New year, new you — new hobbies. In the 2016 edition of Project PHX, our annual how-to guide, we're here to help with DIY projects that range from doable to dreamy. Learn how to build a tiny house and make your own chocolate. Become an embroidery artist, publish your first novel, and maybe dye your hair gray (or not).
"I wonder if all along there was a writer somewhere inside of me," says Anne Wilson. "My whole life up to now has had nothing to do with writing. In high school, I was all about math and science. Then I joined the Navy and flew helicopters."
Wilson is a Naval Academy graduate with a degree in ocean engineering who had, until very recently, a secret desire to write. Her secret is out; so is her first novel. Hover, published late last year by Forge Books, is about a Navy helicopter pilot on deployment who meets a cute but mysterious guy. A super-secret SEAL mission and plenty of death-defying romance ensue.
After leaving the military 17 years ago, Wilson began rethinking her approach to life. "The further I got from the structure of the military, where you have to shut a lot of yourself off, the more I began to get parts of myself back. The feminine, right-brain side of me started to resurface."
And yet, for the plot of her first book, she returned to her military roots. Wilson, a mother of two who owns a Fountain Hills triathlon training company with her husband, emits a polite sigh when asked if Hover is a roman à clef. "There's a lot of me in Sara, my main character," the Phoenix native admits. "I pulled out old journals from my Navy days, and a lot of the scenes I wove into the story came from there."
Even with her own book deal, Wilson still has a tough time thinking of herself as a "real" writer. She took up writing, she says, as a means of escape.
"Life is pretty darn depressing," she confides. "I wrote as a way to get away from that."
An avid reader, she began crafting her own stories on a whim. "I was out running one day," she recalls, "and I was thinking about what book I would read next, the kind of book I wanted to read. I was thinking, 'I want it to have this kind of hero and this sort of story.' By the time I finished my run that day, I had the premise of this imaginary book. I sat down and wrote the first chapter right then."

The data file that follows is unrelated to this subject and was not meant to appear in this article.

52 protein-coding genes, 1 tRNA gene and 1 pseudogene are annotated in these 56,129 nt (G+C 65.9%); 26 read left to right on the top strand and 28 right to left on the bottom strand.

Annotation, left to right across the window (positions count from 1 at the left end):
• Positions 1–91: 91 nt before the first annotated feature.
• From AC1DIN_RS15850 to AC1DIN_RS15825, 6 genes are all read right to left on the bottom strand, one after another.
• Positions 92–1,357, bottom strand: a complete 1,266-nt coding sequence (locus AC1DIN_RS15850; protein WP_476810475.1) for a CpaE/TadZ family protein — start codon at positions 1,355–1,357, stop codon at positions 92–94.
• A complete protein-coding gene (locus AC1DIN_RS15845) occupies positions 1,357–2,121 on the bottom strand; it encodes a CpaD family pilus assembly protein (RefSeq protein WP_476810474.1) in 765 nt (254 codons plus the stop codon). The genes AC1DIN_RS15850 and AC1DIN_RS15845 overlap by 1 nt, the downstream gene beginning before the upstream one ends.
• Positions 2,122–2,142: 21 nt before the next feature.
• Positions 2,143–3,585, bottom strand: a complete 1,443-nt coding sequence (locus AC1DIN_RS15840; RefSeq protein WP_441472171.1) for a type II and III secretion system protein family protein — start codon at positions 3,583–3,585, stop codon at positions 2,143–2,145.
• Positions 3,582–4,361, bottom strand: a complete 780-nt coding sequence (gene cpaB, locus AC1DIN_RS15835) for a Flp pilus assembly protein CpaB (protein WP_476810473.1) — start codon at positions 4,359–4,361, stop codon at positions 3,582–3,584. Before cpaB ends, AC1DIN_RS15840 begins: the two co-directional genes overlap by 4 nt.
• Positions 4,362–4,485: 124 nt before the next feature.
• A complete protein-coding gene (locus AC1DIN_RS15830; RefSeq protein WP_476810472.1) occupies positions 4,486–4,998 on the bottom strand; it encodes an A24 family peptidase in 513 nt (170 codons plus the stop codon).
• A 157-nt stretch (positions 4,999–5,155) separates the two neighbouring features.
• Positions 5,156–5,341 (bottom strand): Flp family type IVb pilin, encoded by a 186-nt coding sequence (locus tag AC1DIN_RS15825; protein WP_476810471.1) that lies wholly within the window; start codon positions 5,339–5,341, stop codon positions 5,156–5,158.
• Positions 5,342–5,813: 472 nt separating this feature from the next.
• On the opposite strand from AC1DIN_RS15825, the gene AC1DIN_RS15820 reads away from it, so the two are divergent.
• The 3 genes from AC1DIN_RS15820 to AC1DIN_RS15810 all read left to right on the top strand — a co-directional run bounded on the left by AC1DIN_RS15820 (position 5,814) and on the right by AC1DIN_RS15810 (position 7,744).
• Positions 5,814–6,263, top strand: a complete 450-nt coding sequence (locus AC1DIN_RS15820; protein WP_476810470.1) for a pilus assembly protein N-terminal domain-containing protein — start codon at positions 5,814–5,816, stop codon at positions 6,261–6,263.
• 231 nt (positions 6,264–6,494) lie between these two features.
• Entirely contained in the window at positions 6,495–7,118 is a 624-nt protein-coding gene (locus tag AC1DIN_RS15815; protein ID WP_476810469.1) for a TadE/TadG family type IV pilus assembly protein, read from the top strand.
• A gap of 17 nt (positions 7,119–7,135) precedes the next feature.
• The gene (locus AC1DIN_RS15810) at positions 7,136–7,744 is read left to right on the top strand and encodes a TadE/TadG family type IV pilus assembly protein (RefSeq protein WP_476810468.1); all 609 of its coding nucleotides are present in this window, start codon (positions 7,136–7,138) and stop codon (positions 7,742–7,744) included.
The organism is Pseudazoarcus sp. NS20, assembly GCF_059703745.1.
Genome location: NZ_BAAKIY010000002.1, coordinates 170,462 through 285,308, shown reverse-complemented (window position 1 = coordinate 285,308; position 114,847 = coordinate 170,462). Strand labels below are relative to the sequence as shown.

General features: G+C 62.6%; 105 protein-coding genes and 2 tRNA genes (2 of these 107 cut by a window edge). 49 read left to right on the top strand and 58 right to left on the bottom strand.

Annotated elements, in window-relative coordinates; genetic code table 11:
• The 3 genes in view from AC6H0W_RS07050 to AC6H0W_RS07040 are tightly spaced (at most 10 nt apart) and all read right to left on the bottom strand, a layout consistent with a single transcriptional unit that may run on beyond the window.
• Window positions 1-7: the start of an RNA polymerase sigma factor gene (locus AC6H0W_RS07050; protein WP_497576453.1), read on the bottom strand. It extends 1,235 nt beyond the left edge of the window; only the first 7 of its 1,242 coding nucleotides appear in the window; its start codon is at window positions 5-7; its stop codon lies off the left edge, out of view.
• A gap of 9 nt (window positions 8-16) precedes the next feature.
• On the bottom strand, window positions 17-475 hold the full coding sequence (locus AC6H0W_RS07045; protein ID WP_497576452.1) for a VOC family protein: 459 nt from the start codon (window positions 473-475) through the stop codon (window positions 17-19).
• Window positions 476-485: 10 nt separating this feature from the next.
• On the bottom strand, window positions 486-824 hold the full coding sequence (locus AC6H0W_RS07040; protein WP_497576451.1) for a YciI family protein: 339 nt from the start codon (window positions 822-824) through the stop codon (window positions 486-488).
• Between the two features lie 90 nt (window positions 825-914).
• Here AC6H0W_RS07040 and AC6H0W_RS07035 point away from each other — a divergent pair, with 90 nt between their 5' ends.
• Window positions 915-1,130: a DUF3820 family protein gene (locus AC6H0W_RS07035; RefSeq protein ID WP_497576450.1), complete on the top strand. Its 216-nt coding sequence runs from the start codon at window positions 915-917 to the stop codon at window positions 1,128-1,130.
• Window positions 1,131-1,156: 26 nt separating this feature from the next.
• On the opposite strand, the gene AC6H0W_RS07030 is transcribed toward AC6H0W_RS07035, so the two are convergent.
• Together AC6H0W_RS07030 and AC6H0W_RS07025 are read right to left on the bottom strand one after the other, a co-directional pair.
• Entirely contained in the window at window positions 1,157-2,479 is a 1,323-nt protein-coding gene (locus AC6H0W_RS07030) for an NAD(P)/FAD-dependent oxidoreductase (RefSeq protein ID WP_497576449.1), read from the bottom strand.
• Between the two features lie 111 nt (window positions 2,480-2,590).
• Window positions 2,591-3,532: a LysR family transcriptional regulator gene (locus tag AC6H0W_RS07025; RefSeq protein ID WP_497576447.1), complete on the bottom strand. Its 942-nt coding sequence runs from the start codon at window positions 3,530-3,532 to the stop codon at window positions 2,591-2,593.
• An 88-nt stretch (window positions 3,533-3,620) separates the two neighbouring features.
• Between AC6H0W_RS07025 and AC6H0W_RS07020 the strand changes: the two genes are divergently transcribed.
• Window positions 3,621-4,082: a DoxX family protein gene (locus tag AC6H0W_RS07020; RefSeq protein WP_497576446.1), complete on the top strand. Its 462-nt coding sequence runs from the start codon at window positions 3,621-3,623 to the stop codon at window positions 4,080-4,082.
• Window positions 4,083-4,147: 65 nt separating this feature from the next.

Wilson learned how to write, she says, by doing it. "It's embarrassing to admit that. I feel like a fraud. Other writers have all this training, but I haven't studied writing. I've read books about how to write and taken some webinars. Nothing formal. So, even though I have a book published and an editor and an agent and the whole thing, the phrase 'I'm a writer' does not flow easily from my mouth."
She had no intention of publishing anything or even showing her first three novels to anyone but her husband. "He told me one night hat each of my stories was better than the last," Wilson remembers. "I started wondering if I couldn't take this to the next level. But then I had no idea what to do. I had to Google 'how to get published.'"
When fledgling writers ask how to get started, Wilson tells them to write the kind of book they would most like to read themselves. And she recommends lots of editing.
"I know I'm not supposed to," she says, "but I just love the editing. And believe me, there's a lot of it. I like the streamlining, and the rearranging, over and over and over. It's hard for me to go back and smooth out what I've already done, but if I don't do it, my editor will just ask me to later."
Wilson stops short of recommending a particular writing process. "I have a non-process," she confesses. "With the kids and the job, it's hard to have a set schedule. I write sometimes before my sons get up in the morning, and I write in my car in parking lots, and in waiting rooms. I do always have a notebook with me. I don't write with an outline, and I usually write the key chapters first, where the important things happen. Right now, my agent is asking me for the synopsis for my next book, and I'm banging my head against the wall because I have no idea how the story ends!"
Wilson is sheepish about her reading habits. "I'm not a great reader. I'm not reading Dostoevsky. I read a lot of the suspense authors my agent represents. On my bedside table I have The Temple of Doubt by Anne Boles Levy. I read Game of Thrones, Tolkien, Tom Clancy. I just read normal things."
She's still unsure what to say when people ask her what kind of fiction she writes. "My publisher says it's women's fiction," she says with a little laugh. "But then Suspense magazine did a 'Best of 2015' list, and I was one of the writers on the list for romantic suspense. Who knew I wrote romantic suspense? My Kirkus review made my book sound like a thriller, with no mention of the love story at all."
What does a Navy vet turned triathlon trainer turned first-time author do next? "I'd love to go back and edit my first three books and try to sell them," Wilson muses. "But I looked at one of them the other day and thought, 'Oh, God, how awful!'"
Wilson persists in telling people she had no idea what she was doing when she began. "And I like to tell everyone how I stopped counting rejection letters after the 60th one," she says. She encourages would-be writers to keep at it and not to worry about what comes next. "Just get the writing done," she says. "And then whatever comes next will come next."
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